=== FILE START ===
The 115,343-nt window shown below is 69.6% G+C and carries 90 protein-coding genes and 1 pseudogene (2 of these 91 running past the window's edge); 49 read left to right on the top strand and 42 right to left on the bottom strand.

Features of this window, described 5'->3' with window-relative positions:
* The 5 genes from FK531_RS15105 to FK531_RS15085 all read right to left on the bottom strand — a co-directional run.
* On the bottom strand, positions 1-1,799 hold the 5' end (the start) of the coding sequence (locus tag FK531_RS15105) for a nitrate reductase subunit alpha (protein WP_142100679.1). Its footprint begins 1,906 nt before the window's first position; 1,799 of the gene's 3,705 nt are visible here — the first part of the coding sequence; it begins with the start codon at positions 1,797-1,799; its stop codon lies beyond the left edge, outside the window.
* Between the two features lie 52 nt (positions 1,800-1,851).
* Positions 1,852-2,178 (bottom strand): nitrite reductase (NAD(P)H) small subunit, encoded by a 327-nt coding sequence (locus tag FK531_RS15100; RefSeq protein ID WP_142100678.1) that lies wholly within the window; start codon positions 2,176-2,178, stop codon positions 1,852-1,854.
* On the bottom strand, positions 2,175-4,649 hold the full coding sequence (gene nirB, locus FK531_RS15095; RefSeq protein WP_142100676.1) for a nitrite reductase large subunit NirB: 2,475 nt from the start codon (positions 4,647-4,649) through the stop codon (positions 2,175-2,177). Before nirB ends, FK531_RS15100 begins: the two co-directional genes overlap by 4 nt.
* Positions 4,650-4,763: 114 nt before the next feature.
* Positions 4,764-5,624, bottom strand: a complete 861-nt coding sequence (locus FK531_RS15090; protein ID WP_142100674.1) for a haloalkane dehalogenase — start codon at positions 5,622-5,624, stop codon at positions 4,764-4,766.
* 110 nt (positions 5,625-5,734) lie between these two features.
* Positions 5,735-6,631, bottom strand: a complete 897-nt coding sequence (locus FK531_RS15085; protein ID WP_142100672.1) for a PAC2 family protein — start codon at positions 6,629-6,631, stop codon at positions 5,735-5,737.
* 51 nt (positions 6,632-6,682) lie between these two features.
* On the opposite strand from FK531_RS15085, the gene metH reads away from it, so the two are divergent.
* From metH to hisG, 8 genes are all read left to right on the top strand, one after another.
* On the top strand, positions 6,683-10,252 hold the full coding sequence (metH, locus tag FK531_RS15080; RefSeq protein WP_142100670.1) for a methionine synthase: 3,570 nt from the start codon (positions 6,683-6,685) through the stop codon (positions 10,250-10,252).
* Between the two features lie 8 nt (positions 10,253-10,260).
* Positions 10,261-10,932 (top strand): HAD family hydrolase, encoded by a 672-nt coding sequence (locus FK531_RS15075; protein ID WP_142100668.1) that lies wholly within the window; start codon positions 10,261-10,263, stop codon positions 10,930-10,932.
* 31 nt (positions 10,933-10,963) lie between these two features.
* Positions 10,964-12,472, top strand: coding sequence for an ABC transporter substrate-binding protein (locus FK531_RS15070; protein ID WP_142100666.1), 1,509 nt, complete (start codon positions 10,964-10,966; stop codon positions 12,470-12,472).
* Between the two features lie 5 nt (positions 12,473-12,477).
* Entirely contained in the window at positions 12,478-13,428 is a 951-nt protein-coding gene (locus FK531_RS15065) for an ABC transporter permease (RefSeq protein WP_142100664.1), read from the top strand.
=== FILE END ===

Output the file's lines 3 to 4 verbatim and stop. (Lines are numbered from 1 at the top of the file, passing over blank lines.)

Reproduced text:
* The 5 genes from FK531_RS15105 to FK531_RS15085 all read right to left on the bottom strand — a co-directional run.
* On the bottom strand, positions 1-1,799 hold the 5' end (the start) of the coding sequence (locus tag FK531_RS15105) for a nitrate reductase subunit alpha (protein WP_142100679.1). Its footprint begins 1,906 nt before the window's first position; 1,799 of the gene's 3,705 nt are visible here — the first part of the coding sequence; it begins with the start codon at positions 1,797-1,799; its stop codon lies beyond the left edge, outside the window.